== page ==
Long a stronghold of organized labor, the December 6 move in Michigan by Gov. Snyder and his Republican allies appeared to come as a surprise to unions. After at least two decades of economic stagnation, plant closings, and outmigration, labor unions and the Democratic party shout to revive collective bargaining in a November ballot referendum. The effort to enshrine collective bargaining in the state constitution, however, failed when placed on the ballot. Michigan now finds itself to become the 24th state to pass right-to-work legislation and the second in a decade. Gov. Snyder had recently cited the example of neighboring Indiana, which now has right-to-work laws in place, and blamed an economic environment hostile to business due to collective bargaining in Michigan.
Streets around the capitol were closed to traffic, while police and sheriff deputies were stationed at posts throughout the building and along the thoroughfares. Some police were in riot gear, while others were mounted on horses. Pepper spray was used by police on protesters at least once, according to the Michigan State police, as tensions mounted and a trooper was jostled by the crowd.
Police on horseback entered into an affray at about 12 noon when a group of pro-union protesters reportedly pulled down a large tent erect by Americans for Prosperity of Michigan, which had reserved the space in support of the right-to-work legislation. Local media noted that men were seen pulling tent stakes out of the ground, causing the tent to collapse. "We had been contacted by that group that they had three or four people that were actually trapped underneath the tent," said Lt. Mike Shaw. "Two of them were in wheelchairs and there was also a propane tank in there. So we had to send troopers out, and naturally, the crowd was not too receptive." See video here.
The mounted troopers were heckled by protesters who called them ‘scabs’ and prevented them from reaching the tent. Scott Hagerstrom of AFP-Michigan said his group had already ceded its reserved spot when protesters began ripping out support wires holding up the tent. "They couldn't engage in a civil debate, and it's very unfortunate," Hagestrom said. “My computer's in here somewhere. More importantly, there were people inside, but I think we got everyone safe.” State police did not arrest anyone in this incident.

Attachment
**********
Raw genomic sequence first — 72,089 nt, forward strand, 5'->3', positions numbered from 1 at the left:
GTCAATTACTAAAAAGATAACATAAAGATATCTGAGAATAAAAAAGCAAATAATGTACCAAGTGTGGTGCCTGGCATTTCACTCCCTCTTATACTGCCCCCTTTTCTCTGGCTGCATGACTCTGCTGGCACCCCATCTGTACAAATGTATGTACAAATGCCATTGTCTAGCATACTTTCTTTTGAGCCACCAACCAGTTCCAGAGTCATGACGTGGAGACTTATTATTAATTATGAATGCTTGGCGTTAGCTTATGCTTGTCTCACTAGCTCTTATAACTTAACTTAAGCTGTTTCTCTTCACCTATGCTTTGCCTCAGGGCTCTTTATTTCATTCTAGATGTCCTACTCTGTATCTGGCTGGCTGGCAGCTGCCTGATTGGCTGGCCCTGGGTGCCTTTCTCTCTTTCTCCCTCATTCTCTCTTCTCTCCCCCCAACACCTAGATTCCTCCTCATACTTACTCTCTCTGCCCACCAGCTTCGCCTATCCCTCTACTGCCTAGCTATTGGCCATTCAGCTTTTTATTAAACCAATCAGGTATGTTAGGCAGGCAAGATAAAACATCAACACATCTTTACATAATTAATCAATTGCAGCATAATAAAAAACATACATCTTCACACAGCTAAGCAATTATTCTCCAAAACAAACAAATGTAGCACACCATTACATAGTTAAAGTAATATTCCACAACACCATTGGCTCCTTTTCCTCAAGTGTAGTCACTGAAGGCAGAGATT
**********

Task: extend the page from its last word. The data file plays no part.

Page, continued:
Outside of organized labor, Michiganders appear somewhat conflicted about right-to-work laws. Rick Pluta of Michigan Radio observed, “The fact is union membership has typically dropped off in the other 23 states that have adopted ‘right-to-work’ laws.” James Hohman of the pro-business Mackinac Center, based in conservative western Michigan, wrote on his blog, “The fact that unionization is down is true. But adopting a RTW law, counterintuitively, does not seem to impact the rates of unionization. Unionization across the country is down, and there seem to be no difference in these trends between right-to-work and non-right-to-work states.”
Democrats around the country have condemned the Republicans’ move in Michigan. Seeking to rally Michigan’s Democrats, the party’s Facebook page called for the faithful to rally in Lansing. “This past Thursday, Republican legislators passed the worst anti-union legislation Michigan has ever seen,” said a statement on the Facebook page. A Democrat in the state legislature appeared to predict violence as a result of the legislation. “There will be blood,” said State Representative Douglas Geiss from the floor of the Michigan House of Representatives on December 11. “I really wish we had not gone here,” Geiss warned. “It is the leadership in this house that has led us here. The same leadership that tried to throw a bomb right on election day, leading to a member switching parties, and came in at the 11th hour with a gotcha bill. For that, I do not see solace, I do not see peace.”
Visiting the Detroit area on December 10, President Barack Obama said “You know, these so-called right-to-work laws, they don’t have to do with economics,” adding “They have everything to lose."